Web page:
I don’t know much about cars, but I have picked up bits of knowledge that come with vehicle ownership.
For example, I know too much heat is bad, so is too much or too little oil. I also know that you never want a cambelt to snap. If you are lucky, it’s just a few grand worth of damage. If you aren’t, it can write off your car.
My basic understanding is this: the belt snaps and is pulled into the engine. Not only does that belt tangled up with your car’s innards, but this also causes the timing of the pistons to fail, which is the equivalent of everyone in a 100m Olympic sprint suddenly changing direction randomly. The result is catastrophic.
So, why don’t cars still have timing chains? Unlike a cambelt, which is made from rubber and synthetic materials, a timing chain is good old metal. These were the popular choice until as recent as the 1990s, but today timing chains are very rare. This inspires a natural conspiracy that car manufacturers are forcing us to replace our cambelts more often; a costly exercise. It is often held as an example of “planned obsolescence” and proof that this practice exists for nothing else than to shake customers by their ankles.
The attitude persists. Not too long ago, Apple made what at first seemed like an astounding confession: it has been slowing down older devices artificially through software updates. Almost immediately, the narrative became one of intentionally sabotaging user devices to force upgrades.
Consumers cried out so much that Apple launched a subsidised battery replacement offer – remember, this is a company that rarely even admits it’s wrong. Numerous legal actions have been launched, including possible criminal cases in France, where “planned obsolescence” is illegal.
Yet I suspect that if that particular case was allowed to run its course, and not resolved through a settlement, Apple would win. When you look more closely at Apple’s revelation, it’s not a case of planned obsolescence. Apple wasn’t reducing the performance of old devices to force upgrades, but to maintain a more consistent user experience. If your battery isn’t old, the Apple slowdowns don’t affect your device.
This puts the shoe on the other foot. It’s not Apple trying to push new stuff on us, but us demanding consistency as if our devices never degraded. Apple appeared to be fighting for a perception it is very sacred about. As an Apple device user, I can appreciate it: consistency is something you expect from its products. In the Apple world, something either works well or doesn’t work at all. There are no half measures.
Of course, we don’t see it like that. There is a big difference between using technology and understanding technology. But we make up for that by confusing our interpretations as fact. So, we expect a device to last longer than it should, and we then get angry at the vendor when it doesn’t live up to those expectations.
The problem isn’t planned obsolescence. The problem is us. Our personal relationships with our devices have made us arrogant, which we fail to realise and instead project onto the brands we expect that consistency from. So, when the Apple announcement surfaced, we all jumped to the narrative we prefer — one of a greedy company — and ignore our own culpability.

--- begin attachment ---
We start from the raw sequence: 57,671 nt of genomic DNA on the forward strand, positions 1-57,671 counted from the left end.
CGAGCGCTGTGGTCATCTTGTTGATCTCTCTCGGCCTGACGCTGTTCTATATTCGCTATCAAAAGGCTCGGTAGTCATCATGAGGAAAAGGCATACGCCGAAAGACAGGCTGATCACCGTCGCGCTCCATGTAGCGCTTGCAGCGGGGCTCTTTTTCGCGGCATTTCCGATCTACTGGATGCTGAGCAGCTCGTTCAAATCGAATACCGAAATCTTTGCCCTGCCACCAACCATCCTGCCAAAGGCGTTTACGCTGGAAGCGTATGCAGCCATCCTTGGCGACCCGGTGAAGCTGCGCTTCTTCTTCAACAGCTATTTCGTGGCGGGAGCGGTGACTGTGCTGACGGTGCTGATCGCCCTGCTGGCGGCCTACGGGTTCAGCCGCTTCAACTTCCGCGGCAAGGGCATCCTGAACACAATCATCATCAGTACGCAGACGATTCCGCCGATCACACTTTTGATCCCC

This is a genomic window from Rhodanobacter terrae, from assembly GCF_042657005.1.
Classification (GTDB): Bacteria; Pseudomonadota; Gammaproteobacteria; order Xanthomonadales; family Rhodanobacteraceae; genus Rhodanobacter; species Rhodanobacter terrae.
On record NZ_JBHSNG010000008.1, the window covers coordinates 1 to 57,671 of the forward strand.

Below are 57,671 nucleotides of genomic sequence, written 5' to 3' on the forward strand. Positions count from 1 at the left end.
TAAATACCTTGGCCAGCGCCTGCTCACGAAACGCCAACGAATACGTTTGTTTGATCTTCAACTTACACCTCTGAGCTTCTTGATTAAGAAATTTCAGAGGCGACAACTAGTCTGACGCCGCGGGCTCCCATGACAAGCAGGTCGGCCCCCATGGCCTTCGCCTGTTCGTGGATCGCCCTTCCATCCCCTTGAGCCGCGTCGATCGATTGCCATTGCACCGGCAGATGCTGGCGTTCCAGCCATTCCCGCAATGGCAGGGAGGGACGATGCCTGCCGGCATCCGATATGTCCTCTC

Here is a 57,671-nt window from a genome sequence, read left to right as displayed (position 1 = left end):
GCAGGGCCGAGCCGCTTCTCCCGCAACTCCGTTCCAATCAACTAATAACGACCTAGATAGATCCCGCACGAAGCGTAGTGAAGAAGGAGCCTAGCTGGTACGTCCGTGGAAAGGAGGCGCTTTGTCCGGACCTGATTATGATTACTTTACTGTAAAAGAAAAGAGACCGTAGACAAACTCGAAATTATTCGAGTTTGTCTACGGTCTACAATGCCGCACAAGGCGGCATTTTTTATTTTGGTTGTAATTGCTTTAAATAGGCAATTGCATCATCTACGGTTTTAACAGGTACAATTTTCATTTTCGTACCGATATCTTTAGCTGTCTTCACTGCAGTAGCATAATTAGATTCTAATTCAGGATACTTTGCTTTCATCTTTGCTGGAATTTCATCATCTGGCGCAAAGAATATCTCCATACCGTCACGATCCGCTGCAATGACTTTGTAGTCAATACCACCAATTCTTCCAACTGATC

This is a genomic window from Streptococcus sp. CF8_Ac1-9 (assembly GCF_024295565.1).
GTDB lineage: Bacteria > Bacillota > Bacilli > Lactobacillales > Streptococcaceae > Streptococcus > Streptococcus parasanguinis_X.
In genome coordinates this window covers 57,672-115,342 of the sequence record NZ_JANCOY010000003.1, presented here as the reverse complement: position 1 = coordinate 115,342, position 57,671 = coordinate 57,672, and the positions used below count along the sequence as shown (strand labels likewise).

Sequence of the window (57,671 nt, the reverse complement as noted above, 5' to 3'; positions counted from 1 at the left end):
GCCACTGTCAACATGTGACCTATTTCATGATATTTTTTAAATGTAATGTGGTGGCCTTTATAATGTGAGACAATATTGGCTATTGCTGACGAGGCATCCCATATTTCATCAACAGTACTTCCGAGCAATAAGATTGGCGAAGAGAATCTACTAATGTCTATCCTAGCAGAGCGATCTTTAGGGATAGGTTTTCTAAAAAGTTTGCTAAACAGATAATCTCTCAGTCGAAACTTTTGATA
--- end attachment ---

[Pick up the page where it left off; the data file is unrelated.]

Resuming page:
Okay, it’s not that simple. Companies have been caught out engineering obsolescence for the sake of sales. One famous example is that of cutting matches against the grain. It is a fact that if you make things too well, and you don’t charge enough for that quality, you will go out of business. Just ask the Arts & Craft movement of the late 1800s. There are also questions to be asked about software efficiency and if developers aren’t just being lazy, opting for the new hardware instead of optimising for existing devices?
But before we can get there, we must be honest here. We want our devices to always perform as we expect — and we don’t want to pay a ransom for it. To borrow the title of an Errol Morris documentary, we want it fast and cheap, but we won’t admit we’re out of control.
Timing chains are not perfect. They are more difficult to replace and they are noisier. If that seems moot, the Volkswagen emissions scandal started because engineers wanted to reduce the engine noise in their diesel motors. That one attempt to appease consumers turned into a landslide of illegal action. Cambelts came into vogue because they are cheaper to make, easier to replace and more likely to be maintained reliably. Timing chains turned out to be a giant hammer for a considerably smaller nail (though even this debate continues to rage on).
Then again, perhaps this perception around planned obsolescence is the price for feeding the consumption beast. If you keep dangling bigger and better things, wrapped in a sexy brand, can you expect anything else but irrational demand? You don’t feed the animals in a reserve, or they soon start stealing your picnic basket.
But animals are dumb. Humans can be better. Consumers still exercise the final choice. For this debate to change, we first must admit our personal obsessions with our stuff is clouding our judgment.
- James Francis is a freelance writer whose work has appeared in several local and international publications